King's Lynn Ghost Tours

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Information for Kings Lynn:

Location of Kings Lynn: Norfolk, East Anglia, Eastern England, UK.

Postcode for Kings Lynn: PE30

Kings Lynn Dialling Code: 01553

Population of Kings Lynn: 42,800 (Census of 2011)

Ordnance Survey Map Reference for Kings Lynn: TF62390

Previously called Lynn or Lin (and later as Bishop's Lynn), the lively market town and port of King's Lynn in Norfolk was at one time one of the more significant maritime ports in Britain. It presently has a resident population of roughly 43,000 and lures in a fairly large amount of travellers, who come to learn about the background of this delightful city and also to get pleasure from its various fine places of interest and entertainment possibilities. The name of the town stems from the Celtic term for "lake or pool" and no doubt signifies the reality that this spot had been covered by a considerable tidal lake.

Kings Lynn lays at the bottom the Wash in West Norfolk, that noticable bite out of the east coast of England where King John is thought to have lost all his Crown Jewels in the early 13th century. He had been entertained by the elite of Lynn (as it was then named), back then a vital port, but was engulfed by a fast rising October high tide as he made his way westwards over treacherous mud flats toward Newark and the treasure was lost on the mud flats. Very soon afterwards, he passed away of a surfeit of lampreys (or peaches), determined by which story you believe. Currently King's Lynn was always a natural centre, the main channel for business between the East Midlands and East Anglia, the train terminus of the Ely, Cambridge, London main line, and a bridging point that links 'high' Norfolk extending in the direction of Norwich in the east, and 'low' Norfolk, the flat fenlands and marshes south of the Wash.

Kings-lynn-river-great-ouseKing's Lynn's royal associations are generally greater in these modern times when compared to King John's days. Several kilometres toward the north-east you will come across Sandringham House, an important tourist attraction and one of the Queen's personal estates. The town itself sits mainly on the east bank of the estuary of the River Great Ouse. Some of the roads close to the river banks, especially those around the the Minster Church of St Margaret's, remain pretty much the same as they were a couple of hundred years ago.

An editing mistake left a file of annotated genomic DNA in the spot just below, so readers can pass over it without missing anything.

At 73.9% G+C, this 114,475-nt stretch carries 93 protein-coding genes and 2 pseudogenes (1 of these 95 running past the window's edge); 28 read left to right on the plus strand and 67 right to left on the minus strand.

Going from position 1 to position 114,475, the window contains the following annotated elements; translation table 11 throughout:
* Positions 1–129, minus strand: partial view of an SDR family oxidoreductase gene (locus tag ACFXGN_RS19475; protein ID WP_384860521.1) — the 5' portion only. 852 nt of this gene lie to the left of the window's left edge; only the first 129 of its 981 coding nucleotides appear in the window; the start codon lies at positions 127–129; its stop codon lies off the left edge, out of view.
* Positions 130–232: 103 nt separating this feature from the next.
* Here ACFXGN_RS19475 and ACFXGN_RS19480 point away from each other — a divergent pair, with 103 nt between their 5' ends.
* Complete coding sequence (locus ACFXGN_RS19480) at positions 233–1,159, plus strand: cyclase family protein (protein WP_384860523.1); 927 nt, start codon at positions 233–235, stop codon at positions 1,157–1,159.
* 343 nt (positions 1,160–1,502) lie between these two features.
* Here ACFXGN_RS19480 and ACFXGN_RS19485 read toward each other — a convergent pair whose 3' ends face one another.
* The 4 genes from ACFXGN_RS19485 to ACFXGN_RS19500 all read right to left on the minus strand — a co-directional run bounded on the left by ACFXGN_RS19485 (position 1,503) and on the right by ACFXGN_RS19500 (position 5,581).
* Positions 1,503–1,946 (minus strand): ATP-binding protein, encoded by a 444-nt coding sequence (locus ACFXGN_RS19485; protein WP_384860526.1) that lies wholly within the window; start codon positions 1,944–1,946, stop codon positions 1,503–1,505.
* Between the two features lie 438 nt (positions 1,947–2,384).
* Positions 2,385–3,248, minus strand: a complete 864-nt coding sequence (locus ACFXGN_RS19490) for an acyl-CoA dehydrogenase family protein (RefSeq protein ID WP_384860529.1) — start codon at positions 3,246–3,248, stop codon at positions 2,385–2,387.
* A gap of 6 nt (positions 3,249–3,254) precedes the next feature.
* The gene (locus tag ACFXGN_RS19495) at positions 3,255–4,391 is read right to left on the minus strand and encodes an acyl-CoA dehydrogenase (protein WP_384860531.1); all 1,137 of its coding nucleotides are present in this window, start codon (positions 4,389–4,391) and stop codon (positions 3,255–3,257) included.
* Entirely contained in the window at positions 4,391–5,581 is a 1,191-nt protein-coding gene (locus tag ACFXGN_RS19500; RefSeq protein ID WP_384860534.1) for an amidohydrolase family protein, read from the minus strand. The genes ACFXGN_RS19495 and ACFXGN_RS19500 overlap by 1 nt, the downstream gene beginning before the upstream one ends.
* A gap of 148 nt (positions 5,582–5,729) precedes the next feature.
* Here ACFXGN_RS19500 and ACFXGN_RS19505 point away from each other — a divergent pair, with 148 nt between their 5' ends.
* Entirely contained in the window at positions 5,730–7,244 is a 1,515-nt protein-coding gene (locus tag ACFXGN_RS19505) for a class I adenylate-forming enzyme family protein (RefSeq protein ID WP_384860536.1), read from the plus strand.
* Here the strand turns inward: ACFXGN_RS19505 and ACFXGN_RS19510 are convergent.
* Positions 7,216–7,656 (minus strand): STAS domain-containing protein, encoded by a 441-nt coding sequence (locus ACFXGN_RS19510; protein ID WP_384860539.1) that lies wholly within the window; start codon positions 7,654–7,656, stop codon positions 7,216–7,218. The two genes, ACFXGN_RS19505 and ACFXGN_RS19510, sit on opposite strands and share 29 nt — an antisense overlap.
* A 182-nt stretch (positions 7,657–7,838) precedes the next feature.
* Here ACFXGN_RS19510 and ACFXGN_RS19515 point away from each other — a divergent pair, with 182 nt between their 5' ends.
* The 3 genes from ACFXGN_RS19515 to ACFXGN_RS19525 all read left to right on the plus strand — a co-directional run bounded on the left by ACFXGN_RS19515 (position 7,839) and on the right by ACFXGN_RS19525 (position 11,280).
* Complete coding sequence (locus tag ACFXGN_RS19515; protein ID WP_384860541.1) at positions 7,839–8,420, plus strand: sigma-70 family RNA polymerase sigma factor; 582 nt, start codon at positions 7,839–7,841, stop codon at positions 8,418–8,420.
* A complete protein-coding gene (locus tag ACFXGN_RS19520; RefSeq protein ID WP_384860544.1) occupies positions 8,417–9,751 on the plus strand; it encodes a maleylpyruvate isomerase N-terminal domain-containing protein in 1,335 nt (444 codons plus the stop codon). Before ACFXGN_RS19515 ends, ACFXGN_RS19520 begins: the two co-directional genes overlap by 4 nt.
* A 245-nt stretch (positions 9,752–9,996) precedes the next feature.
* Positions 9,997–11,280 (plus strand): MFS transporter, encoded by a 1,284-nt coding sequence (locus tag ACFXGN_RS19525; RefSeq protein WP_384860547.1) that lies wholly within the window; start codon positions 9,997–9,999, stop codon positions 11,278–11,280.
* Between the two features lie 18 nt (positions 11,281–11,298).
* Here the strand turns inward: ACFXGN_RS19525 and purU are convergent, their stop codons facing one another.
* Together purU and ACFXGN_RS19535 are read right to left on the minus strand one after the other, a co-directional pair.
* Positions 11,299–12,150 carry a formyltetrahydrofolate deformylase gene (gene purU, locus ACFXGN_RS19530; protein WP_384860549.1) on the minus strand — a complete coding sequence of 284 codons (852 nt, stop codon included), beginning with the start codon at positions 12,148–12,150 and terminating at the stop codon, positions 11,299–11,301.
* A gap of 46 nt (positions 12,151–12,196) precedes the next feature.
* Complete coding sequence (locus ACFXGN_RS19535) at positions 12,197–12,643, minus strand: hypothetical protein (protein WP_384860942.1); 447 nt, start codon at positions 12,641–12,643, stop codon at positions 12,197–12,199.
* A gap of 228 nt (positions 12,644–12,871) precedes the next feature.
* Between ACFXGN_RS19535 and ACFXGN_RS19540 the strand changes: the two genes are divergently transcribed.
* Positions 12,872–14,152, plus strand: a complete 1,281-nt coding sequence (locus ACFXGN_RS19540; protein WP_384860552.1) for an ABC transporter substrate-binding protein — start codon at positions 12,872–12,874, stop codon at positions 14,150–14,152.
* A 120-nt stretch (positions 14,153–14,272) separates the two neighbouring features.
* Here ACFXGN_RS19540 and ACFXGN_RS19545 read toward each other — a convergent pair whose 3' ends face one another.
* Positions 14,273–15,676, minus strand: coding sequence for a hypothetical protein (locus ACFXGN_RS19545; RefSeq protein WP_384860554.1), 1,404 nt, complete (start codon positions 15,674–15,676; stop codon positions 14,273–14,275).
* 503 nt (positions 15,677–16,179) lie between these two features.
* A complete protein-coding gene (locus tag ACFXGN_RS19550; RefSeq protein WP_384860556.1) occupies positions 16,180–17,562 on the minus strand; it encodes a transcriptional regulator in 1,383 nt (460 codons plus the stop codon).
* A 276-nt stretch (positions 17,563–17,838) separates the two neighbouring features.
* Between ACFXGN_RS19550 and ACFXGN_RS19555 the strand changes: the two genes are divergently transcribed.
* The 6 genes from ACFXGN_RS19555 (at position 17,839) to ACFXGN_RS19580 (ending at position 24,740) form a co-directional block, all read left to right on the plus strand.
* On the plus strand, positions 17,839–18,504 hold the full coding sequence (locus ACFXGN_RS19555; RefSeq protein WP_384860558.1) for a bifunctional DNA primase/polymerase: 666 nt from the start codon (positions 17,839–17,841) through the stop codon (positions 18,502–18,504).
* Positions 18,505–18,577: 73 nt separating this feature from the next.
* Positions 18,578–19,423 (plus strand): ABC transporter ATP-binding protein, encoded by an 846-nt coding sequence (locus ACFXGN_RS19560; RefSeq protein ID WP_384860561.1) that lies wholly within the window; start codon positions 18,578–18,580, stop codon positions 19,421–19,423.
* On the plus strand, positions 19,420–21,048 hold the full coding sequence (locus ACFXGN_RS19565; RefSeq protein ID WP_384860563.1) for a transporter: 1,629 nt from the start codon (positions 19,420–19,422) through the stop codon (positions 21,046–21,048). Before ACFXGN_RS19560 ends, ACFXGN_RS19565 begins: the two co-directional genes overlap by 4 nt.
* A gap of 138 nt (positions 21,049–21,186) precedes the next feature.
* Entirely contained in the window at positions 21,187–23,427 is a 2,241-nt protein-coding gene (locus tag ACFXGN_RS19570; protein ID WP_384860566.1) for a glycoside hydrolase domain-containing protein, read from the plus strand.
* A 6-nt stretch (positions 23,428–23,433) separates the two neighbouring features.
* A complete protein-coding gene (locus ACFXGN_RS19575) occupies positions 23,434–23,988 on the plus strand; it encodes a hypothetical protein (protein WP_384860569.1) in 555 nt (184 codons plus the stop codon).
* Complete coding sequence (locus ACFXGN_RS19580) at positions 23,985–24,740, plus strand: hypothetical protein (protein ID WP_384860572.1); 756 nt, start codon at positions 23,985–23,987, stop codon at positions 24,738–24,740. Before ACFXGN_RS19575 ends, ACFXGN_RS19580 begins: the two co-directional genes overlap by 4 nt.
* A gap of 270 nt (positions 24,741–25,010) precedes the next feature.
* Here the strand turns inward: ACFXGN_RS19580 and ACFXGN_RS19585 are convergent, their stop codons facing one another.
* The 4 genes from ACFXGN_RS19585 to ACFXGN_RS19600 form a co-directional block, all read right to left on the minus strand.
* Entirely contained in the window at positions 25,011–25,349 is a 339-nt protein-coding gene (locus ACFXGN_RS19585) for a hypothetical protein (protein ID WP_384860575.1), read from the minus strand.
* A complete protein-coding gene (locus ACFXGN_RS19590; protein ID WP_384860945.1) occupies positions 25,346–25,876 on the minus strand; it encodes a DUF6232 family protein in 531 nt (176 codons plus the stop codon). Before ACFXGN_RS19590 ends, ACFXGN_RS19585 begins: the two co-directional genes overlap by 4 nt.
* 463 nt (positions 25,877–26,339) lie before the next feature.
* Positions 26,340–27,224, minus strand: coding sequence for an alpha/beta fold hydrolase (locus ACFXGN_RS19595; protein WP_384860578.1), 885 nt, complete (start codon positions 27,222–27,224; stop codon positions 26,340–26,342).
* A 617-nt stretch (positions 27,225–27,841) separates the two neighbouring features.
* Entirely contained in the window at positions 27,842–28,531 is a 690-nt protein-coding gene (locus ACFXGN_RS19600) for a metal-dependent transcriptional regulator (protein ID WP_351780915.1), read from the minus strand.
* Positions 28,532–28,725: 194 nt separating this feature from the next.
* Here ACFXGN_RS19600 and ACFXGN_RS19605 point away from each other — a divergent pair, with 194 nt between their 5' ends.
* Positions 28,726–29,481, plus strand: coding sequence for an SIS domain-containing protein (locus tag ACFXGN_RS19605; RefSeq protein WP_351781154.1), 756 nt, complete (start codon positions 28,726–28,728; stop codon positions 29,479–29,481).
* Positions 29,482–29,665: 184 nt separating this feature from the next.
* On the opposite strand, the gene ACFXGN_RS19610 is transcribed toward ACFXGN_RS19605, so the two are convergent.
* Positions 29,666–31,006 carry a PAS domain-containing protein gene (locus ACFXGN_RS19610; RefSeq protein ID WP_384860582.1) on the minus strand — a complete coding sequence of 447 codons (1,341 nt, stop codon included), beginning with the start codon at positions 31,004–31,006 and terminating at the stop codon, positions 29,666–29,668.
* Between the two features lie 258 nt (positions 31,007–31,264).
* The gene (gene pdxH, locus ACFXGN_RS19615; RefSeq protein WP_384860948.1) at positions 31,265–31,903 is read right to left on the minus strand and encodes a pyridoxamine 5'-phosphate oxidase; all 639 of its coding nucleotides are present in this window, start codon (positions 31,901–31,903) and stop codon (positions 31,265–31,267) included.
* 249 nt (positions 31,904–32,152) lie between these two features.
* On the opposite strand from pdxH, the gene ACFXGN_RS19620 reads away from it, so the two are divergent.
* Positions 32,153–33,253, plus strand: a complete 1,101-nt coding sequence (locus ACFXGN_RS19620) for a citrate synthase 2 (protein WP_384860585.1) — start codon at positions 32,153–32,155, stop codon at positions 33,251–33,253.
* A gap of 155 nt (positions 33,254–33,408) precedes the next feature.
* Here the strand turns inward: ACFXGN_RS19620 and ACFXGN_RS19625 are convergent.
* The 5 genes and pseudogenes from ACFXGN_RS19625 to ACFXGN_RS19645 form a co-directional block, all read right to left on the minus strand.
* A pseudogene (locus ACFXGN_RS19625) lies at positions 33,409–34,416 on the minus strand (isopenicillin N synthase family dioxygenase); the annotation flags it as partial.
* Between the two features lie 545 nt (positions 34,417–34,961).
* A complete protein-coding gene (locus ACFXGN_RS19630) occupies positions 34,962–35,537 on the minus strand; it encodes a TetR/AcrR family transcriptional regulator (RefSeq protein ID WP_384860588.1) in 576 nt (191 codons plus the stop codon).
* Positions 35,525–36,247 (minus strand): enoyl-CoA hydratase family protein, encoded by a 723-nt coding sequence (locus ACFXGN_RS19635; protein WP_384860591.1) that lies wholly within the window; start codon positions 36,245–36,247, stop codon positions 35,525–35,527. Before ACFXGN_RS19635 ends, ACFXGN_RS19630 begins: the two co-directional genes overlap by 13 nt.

If you're searching for a focal point in the town then it will be the old Tuesday Market Place , this is especially true in recent times given that the old Corn Exchange has been changed into a prime centre of entertainment. A lot of the buildings here are Victorian or even earlier than that. These buildings include the spectacular Duke's Head Hotel, erected in 1683, and a grade II listed building ever since 1951, the Corn Exchange (1854) and the Globe Hotel (first built in 1650).

King's Lynn History - Likely at first a Celtic community, and clearly settled in the Saxon period it was identified simply as Lun in the Domesday Book of 1086, and owned by Bishop Almer of Elmham. The town was only called King's Lynn during the 16th C, and had initially been named Bishop's Lynn (and simply Lynn before this), the Bishop's element of the name was given because it was the property of a Bishop, who set up a Benedictine priory there in the late 11th century, and it was this Bishop who initially granted the town the ability to hold a street market in 1101. It was furthermore at about this time that the Church of St Margaret was constructed.

Bishop's Lynn progressively evolved into a crucial commerce centre and port, with goods like salt, grain and wool shipped out via the harbor. By the time the 14th century arrived, it was one of the chief ports in the British Isles and a lot of commerce was done with the Hanseatic League (German and Baltic traders), with the Hanseatic Warehouse in St Margaret's Lane being erected for them in the late 15th C.

The town lived through a pair of major misfortunes in the 14th C, firstly in the shape of a serious fire which wiped out a lot of the town, and secondly by way of the Black Death, a terrible plague which took the lives of about fifty percent of the population of the town during the time period 1348-49. In 1537, at the time of Henry VIII, Bishop's Lynn was taken over by the king instead of the bishop and it was after this named King's Lynn, the next year Henry also shut down the Benedictine Priory during his Dissolution of the Monasteries (1536-1541).